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The world depends on engineers

An engineering degree will give you the skills to solve difficult technological problems. And demand for good engineers is always high, in every country around the world.

The foundation of a brilliant career

According to blogger (and engineering graduate) Brian Hollar, engineering is the most common undergraduate degree amongst Fortune 500 CEOs. Want to be a business leader with a high graduate starting salary? Engineering is proven to provide the skills you need – problem solving and quantitative skills are good background for business, public sector, IT or research careers.

In the UK alone, engineering-led industry accounts for 40% of its gross domestic product. And constant increases in new technology and consumer demand will drive further growth.

Types of engineering degrees

Engineering is an incredibly broad discipline, and it’s important to consider which areas you are interested in before you make your choice of university or degree. Generally, you can choose from five areas of study:

Within each group there are many specialisations, as diverse as nuclear, ocean, robotics or biotechnology.

If you aren’t sure which area appeals most, choose an undergraduate degree with general engineering studies in the first year, so you can transfer as you learn more about the areas that excite you most. Make sure your program is recognised by the relevant professional body in that country.

No longer a subject for boys…

Traditionally, engineering has been a male-dominated area. But many women are now choosing to study all branches of engineering. Huddersfield University, in Britain’s north, offers two 50% fee scholarships each year to Chinese women who will study undergraduate engineering. Professor Xiang Jiang, a world famous metrologist and the first female from the Chinese mainland to become a Professor in the UK, generously funds this scholarship.

Mohammed Burhanuddin, from Hyderabad, also studied at Huddersfield, completing a degree in Engineering Control Systems and Instrumentation. “Huddersfield is one of the best towns in the UK, with people from all different cultural backgrounds. I could complete this degree in one year, and the UK offered international students a one-year work permit to build up useful work experience,” he says.

Closer to London, Kingston University offers over twenty different engineering courses, including software, civil and construction and aerospace. It is also London’s top-ranked modern university. Jeyaram Deivachandran studied a BSc (Hons) in Software Engineering at Kingston, and found the year-long work placement at Sun Microsystems an excellent way to get hands-on experience in the workplace. “I’ve come out of university with good grades and the job I wanted (as a software engineer at IT company Accenture). Things couldn’t be better!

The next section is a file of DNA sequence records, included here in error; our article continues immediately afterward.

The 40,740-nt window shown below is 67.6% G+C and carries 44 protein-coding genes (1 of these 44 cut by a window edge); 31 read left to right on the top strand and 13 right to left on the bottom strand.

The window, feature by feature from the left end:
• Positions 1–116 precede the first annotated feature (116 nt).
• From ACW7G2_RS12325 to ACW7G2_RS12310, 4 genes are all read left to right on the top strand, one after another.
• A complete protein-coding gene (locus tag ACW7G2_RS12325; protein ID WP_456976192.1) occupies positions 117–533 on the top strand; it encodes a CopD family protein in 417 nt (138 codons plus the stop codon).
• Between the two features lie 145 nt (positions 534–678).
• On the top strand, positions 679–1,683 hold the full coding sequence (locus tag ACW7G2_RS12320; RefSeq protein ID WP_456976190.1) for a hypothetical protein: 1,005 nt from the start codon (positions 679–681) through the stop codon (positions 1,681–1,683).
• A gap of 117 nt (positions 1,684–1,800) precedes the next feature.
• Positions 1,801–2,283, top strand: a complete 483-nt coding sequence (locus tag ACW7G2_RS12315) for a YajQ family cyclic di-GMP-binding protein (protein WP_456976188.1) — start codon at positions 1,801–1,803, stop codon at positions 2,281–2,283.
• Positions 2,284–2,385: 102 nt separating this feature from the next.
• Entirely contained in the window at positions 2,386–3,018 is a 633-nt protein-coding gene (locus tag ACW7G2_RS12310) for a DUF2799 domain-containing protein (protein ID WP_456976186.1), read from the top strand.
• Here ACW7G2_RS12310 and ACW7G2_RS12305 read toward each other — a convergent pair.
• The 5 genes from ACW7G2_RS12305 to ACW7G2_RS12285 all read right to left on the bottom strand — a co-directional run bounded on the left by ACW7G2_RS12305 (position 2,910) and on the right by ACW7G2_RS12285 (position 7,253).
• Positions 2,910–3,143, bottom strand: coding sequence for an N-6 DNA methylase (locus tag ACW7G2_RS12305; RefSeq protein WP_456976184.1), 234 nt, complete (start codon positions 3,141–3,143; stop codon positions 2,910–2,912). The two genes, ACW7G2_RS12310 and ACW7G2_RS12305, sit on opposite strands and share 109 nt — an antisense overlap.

Also in London, the University of Westminster offers excellent research opportunities in the School of Informatics, including wireless communications, grid computing and ultra-low-power digital signal processing. All science and technology courses are held on the Cavendish campus in the heart of London, and are supported by a fantastic library, computing and lab facilities.

Emphasising the support Westminster provides to international students, it’s scholarships office has received and award from the Times Higher Education Supplement for ‘Outstanding Support for Overseas Students’.

Parisa Cheraghi, from Iran, received a diplomatic scholarship from the University of Westminster to study electronic engineering. As a child, she used to break her electronic toys to find circuits to play with.

Parisa says one of the best experiences of her degree was a practical group project. They had to build an robot mouse which could find its way through a maze using robot sensors – the group stayed up all night working on the project. “It was tough, but it wasn’t tiring,” she says.

If you are interested in computer engineering, the University of Houston-Clear Lake offers a Computer Engineering Master of Science (as well as a bachelor program) through their School of Science and Computer Engineering. The program focuses on evaluation, design, and implementation of computers and networks, and you could design and customise software for a range of applications.

You can specialise in telecommunications, computer control systems or advanced system architecture. It’s a practical course with plenty of time in the lab, and guided research in your chosen field.

On the other side of the world, the University of Canterbury (UC) in New Zealand is at the forefront of bioengineering research. Its Centre for Bioengineering aims to solve of the world’s biggest challenges in the 21st Century – such as heart disease. By bringing the world’s best mind from a range of disciplines (mathematics, cell physiology, engineering) the Centre may find solutions that could literally change lives.

Luis Toranzo studied Civil Engineering at UC, specialising in earthquake engineering research – an area where UC is also a world leader. “In New Zealand you are always looking for new solutions, instead of just building on the old ways,” he says.

So whether you want to be the CEO of a major banking organisation, or develop groundbreaking and life-saving products and technologies, engineering will set you on the right path for success.

To find out more about the range of engineering courses available, talk with one of our student counsellors.

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